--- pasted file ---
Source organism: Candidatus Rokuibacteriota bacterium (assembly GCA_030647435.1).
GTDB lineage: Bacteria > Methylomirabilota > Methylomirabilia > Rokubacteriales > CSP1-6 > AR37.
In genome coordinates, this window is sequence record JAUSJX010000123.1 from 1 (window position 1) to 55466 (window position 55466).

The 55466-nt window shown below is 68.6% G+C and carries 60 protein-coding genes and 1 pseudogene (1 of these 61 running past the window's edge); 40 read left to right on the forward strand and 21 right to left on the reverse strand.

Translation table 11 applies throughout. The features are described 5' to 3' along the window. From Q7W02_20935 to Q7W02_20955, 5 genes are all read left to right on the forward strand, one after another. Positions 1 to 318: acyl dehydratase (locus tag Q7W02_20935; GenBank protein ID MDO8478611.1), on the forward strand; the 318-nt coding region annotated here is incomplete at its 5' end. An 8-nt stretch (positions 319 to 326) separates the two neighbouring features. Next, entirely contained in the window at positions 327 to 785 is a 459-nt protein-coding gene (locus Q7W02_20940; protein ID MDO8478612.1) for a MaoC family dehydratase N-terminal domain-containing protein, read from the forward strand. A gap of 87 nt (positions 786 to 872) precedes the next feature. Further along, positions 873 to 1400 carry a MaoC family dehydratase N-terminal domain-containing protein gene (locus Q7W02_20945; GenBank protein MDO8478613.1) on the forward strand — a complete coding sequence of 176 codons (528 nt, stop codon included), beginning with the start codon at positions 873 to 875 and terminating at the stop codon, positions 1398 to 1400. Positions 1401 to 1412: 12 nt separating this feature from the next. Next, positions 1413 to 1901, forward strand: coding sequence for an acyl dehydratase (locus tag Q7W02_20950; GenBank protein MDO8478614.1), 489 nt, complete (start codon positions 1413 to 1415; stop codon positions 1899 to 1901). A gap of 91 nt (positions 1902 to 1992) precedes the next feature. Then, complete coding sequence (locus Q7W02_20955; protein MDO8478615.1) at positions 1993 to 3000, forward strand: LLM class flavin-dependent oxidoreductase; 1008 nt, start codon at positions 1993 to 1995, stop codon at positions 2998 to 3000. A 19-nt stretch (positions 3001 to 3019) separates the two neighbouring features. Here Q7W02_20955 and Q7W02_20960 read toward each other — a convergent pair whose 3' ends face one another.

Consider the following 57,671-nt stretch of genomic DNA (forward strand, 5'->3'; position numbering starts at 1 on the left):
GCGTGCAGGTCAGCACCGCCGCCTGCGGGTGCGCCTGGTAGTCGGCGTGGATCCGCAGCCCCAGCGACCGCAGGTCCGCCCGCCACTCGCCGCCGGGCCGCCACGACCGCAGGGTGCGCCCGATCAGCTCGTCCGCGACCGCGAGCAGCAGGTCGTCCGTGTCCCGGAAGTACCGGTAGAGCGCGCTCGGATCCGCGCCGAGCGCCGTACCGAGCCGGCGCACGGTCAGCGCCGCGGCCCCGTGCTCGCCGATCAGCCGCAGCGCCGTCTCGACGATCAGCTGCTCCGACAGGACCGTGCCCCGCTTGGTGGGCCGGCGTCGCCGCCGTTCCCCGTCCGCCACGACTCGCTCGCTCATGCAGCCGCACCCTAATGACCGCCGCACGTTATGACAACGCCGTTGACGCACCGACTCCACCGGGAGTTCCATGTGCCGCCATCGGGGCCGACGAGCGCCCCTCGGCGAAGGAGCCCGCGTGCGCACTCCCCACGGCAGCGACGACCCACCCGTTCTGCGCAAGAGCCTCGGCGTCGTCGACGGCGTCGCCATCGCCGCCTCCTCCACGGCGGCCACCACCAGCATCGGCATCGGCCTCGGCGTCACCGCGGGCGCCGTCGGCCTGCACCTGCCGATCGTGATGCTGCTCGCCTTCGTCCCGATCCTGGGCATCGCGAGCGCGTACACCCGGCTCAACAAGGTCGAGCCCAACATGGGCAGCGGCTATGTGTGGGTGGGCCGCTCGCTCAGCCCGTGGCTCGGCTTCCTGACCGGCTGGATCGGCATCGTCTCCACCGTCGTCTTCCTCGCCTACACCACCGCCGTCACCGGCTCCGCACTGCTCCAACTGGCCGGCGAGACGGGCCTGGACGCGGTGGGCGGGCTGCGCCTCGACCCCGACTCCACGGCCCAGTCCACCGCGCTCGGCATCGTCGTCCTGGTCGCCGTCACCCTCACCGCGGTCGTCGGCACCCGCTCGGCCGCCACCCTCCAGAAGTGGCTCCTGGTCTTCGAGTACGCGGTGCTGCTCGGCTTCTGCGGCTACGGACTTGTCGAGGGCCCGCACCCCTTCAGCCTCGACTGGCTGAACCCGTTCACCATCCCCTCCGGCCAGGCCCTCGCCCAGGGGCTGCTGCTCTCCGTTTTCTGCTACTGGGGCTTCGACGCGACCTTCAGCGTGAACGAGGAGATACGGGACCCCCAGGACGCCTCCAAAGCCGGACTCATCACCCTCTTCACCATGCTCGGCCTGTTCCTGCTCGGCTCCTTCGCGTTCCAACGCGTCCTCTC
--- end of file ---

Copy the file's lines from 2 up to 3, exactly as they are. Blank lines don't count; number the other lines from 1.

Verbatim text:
GTDB lineage: Bacteria > Methylomirabilota > Methylomirabilia > Rokubacteriales > CSP1-6 > AR37.
In genome coordinates, this window is sequence record JAUSJX010000123.1 from 1 (window position 1) to 55466 (window position 55466).